Delegates to the San Remo Conference of 1920. .
(photo credit: Wikimedia Commons)
The Balfour Declaration started off as the brainchild of the British, but it was the Allied powers that gave the pronouncement the lift that it needed to get off the ground, an author of a recent book about the Balfour Declaration said.
“It would not have been possible for the British government to announce the Balfour Declaration without the support of its Allies," Lord Leslie Turnberg from the House of Lords in the UK said at a commemoration event for the 100th anniversary of the Balfour Declaration at the European Parliament this week, the same day that US President Donald Trump made his announcement regarding the recognition of Jerusalem as the capital of Israel.
"It was the endorsement of the French, the Italians, the Russians and the Americans that allowed them to proceed. Even the Pope gave verbal support and, at least initially, so did the Grand Sharif Hussein and his son Prince Faisal in Mecca," Turnberg, the author of "Beyond the Balfour Declaration: The 100-Year Quest for Israeli-Palestinian Peace." But he went on to explain that it was in San Remo, in 1920, and at the League of Nations, in 1922, that the internationally agreed legal basis of a home for the Jewish people in Palestine was established. It was here that the Balfour Declaration was converted from a simple, non-legal, expression of support – a "view with favour" - into the legal foundation for the Jewish state.Andrew Tucker, legal counsel for the European Coalition for Israel, a pro-Israel Christian group that co-hosted the event along with the European Christian Political Movement, pointed out that the Balfour Declaration is extremely important because it laid the basis for the creation of the State of Israel thirty years later in 1948.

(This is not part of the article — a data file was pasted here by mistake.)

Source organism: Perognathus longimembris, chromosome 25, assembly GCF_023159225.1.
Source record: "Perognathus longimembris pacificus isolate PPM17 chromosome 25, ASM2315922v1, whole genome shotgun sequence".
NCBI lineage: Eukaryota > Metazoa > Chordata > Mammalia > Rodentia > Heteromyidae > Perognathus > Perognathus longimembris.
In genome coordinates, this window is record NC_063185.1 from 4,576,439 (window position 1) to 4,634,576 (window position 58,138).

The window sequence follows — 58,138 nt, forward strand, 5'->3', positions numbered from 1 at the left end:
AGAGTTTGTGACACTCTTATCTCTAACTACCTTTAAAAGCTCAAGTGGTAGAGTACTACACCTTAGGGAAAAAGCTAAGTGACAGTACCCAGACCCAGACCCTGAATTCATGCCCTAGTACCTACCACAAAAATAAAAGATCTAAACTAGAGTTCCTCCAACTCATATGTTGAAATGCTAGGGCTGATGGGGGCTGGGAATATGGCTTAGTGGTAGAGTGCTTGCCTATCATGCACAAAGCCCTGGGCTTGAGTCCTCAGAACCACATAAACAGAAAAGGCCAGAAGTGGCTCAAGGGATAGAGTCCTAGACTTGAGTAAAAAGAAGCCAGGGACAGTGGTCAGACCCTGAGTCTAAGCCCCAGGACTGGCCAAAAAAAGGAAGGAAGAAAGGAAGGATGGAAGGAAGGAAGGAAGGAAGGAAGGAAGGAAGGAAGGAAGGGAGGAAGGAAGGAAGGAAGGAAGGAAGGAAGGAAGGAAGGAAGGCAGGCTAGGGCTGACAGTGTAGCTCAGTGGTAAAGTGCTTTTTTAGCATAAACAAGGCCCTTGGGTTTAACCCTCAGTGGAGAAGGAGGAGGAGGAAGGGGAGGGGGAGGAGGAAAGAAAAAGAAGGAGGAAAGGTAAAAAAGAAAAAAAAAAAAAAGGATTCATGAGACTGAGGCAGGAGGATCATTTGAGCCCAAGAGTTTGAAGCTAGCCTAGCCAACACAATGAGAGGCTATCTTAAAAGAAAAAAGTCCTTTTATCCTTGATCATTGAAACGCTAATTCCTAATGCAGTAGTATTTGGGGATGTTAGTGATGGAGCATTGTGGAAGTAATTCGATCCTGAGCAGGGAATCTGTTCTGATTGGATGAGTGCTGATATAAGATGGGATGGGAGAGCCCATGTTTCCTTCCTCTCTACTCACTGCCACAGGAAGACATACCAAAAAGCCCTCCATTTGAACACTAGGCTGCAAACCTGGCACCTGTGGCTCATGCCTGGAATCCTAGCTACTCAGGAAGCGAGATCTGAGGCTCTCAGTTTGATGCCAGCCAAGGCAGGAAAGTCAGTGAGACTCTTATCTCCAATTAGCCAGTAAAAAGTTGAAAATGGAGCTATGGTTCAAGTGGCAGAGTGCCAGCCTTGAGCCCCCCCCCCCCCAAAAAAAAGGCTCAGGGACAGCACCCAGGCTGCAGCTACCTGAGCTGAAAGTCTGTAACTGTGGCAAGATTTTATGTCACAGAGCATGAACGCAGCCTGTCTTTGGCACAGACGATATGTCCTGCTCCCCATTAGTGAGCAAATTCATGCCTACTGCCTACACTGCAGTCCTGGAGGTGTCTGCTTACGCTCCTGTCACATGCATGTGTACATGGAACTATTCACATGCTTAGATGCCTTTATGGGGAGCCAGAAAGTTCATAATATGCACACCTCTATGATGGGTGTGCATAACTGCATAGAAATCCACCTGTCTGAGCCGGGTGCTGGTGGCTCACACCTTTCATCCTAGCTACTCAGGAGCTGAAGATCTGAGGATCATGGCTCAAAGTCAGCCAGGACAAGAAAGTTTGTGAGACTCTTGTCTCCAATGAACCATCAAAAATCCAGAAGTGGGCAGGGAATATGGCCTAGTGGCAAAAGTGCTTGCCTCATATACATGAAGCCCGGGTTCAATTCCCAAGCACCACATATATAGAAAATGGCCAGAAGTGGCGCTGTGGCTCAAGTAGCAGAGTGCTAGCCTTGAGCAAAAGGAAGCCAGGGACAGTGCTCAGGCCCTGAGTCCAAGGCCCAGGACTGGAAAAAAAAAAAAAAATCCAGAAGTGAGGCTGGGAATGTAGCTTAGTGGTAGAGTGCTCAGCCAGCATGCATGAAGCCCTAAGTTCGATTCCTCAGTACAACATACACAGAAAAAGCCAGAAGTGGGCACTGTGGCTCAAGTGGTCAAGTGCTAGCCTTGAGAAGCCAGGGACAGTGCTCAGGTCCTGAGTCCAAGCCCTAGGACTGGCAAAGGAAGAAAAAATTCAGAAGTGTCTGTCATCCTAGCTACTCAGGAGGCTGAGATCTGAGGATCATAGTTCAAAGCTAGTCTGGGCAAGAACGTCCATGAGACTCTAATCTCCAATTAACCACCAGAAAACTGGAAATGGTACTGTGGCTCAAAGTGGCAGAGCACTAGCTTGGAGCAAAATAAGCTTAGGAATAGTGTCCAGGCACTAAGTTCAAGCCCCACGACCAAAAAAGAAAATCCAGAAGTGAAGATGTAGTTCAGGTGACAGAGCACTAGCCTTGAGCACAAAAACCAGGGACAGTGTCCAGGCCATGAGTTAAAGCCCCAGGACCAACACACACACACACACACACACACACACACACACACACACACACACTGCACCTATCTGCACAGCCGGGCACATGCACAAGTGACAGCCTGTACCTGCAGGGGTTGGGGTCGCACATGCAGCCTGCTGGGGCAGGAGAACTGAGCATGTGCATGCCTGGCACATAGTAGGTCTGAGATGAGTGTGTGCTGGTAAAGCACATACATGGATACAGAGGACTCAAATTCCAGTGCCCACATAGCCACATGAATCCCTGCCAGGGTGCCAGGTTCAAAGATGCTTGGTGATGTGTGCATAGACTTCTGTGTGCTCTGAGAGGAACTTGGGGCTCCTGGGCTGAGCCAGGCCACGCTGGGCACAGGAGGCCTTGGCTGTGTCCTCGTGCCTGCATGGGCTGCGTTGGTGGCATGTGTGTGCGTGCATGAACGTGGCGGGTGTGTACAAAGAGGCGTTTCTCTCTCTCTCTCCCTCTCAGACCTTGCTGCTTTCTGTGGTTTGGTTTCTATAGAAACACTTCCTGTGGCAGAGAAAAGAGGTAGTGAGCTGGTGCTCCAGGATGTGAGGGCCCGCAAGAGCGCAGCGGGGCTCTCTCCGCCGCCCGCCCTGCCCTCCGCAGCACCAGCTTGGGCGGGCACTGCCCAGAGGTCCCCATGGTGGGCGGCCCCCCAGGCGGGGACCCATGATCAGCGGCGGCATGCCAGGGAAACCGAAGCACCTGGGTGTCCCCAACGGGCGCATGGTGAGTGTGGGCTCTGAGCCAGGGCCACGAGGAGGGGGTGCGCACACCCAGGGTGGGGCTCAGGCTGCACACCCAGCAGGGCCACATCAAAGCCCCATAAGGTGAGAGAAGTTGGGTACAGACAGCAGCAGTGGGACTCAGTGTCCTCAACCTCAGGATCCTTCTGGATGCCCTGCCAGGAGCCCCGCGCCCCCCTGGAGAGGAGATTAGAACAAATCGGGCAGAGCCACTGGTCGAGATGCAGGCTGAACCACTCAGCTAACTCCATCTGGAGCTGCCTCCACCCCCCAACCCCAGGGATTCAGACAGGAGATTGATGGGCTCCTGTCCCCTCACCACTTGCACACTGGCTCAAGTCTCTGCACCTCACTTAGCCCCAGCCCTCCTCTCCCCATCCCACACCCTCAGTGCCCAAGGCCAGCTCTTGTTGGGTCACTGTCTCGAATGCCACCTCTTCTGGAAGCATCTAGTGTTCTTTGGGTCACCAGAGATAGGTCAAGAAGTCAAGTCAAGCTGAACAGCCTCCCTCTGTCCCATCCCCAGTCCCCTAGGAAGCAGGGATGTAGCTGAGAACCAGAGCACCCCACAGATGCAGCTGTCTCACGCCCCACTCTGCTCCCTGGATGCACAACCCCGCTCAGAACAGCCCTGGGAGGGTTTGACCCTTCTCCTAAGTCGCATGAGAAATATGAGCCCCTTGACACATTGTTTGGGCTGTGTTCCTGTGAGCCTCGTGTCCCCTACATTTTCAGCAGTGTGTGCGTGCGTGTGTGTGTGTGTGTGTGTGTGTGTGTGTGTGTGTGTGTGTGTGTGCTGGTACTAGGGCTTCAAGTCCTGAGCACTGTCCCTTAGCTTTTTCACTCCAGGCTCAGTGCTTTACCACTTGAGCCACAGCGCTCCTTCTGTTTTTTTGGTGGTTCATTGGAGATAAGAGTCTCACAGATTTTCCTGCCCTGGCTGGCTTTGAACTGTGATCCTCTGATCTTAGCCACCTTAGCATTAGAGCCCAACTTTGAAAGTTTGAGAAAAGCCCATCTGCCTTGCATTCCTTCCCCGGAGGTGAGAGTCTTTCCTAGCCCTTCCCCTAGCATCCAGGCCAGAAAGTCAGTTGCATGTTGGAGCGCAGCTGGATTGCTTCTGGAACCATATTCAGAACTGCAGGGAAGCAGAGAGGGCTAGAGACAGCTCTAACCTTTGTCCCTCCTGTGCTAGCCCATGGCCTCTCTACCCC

“The State of Israel is remarkable for a number of reasons," he said. "Firstly, it is a Jewish state, which means it is the expression of the right of the Jewish people to self-determination. Secondly, it is a democratic state, which means it seeks to protect the civil and religious rights of all of its citizens - Jews, and non-Jews - just as was envisaged in the Balfour Declaration.
"Thirdly, it has sought to remain a democracy built on the rule of law, despite the fact it has to fight daily for its survival against the threat of terrorism. And despite those threats, it has managed to become one of the most successful nations on earth.”
The second part of the conference dealt with Israeli innovation in technology. Israeli Public Security and Strategic Affairs Minister Gilad Erdan urged the EU-member states to enhance their cooperation with Israel in every field, from fighting terrorism to developing hi-tech products.
“European countries must stop funding NGOs promoting BDS [Boycott, Divestment, Sanctions], he said. "The anti-Israel BDS campaign is illegitimate and immoral, and any form of European support for it undermines the chances for peace." ECI Brussels Representative and conference co-host Ruth Daskalopoulou-Isaac thanked the participants and speakers and summarized the event by declaring that “from Zion shall go forth new technology which will benefit the whole world!”
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